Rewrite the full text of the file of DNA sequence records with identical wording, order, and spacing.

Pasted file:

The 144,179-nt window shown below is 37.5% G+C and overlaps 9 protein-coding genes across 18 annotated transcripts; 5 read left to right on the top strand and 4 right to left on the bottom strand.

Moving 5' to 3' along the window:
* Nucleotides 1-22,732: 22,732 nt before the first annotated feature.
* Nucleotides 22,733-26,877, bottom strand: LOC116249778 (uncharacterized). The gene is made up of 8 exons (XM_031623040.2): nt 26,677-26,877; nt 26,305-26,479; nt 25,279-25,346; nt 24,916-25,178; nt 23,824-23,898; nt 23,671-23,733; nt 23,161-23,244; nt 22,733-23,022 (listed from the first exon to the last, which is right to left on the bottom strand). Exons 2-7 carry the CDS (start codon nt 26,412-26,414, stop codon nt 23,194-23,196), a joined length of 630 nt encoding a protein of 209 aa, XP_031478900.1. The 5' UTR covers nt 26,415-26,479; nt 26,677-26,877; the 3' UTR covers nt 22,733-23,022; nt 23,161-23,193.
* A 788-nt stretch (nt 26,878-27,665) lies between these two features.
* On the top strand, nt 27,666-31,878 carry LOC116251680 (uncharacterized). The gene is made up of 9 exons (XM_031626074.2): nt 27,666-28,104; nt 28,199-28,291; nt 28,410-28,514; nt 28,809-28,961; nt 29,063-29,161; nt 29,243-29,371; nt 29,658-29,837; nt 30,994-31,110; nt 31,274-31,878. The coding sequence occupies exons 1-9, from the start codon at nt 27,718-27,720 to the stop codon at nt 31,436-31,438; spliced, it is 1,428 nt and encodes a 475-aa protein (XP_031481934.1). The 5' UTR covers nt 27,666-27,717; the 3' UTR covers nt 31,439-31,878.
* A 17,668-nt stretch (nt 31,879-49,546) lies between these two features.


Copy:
The 144,179-nt window shown below is 37.5% G+C and overlaps 9 protein-coding genes across 18 annotated transcripts; 5 read left to right on the top strand and 4 right to left on the bottom strand.

Moving 5' to 3' along the window:
* Nucleotides 1-22,732: 22,732 nt before the first annotated feature.
* Nucleotides 22,733-26,877, bottom strand: LOC116249778 (uncharacterized). The gene is made up of 8 exons (XM_031623040.2): nt 26,677-26,877; nt 26,305-26,479; nt 25,279-25,346; nt 24,916-25,178; nt 23,824-23,898; nt 23,671-23,733; nt 23,161-23,244; nt 22,733-23,022 (listed from the first exon to the last, which is right to left on the bottom strand). Exons 2-7 carry the CDS (start codon nt 26,412-26,414, stop codon nt 23,194-23,196), a joined length of 630 nt encoding a protein of 209 aa, XP_031478900.1. The 5' UTR covers nt 26,415-26,479; nt 26,677-26,877; the 3' UTR covers nt 22,733-23,022; nt 23,161-23,193.
* A 788-nt stretch (nt 26,878-27,665) lies between these two features.
* On the top strand, nt 27,666-31,878 carry LOC116251680 (uncharacterized). The gene is made up of 9 exons (XM_031626074.2): nt 27,666-28,104; nt 28,199-28,291; nt 28,410-28,514; nt 28,809-28,961; nt 29,063-29,161; nt 29,243-29,371; nt 29,658-29,837; nt 30,994-31,110; nt 31,274-31,878. The coding sequence occupies exons 1-9, from the start codon at nt 27,718-27,720 to the stop codon at nt 31,436-31,438; spliced, it is 1,428 nt and encodes a 475-aa protein (XP_031481934.1). The 5' UTR covers nt 27,666-27,717; the 3' UTR covers nt 31,439-31,878.
* A 17,668-nt stretch (nt 31,879-49,546) lies between these two features.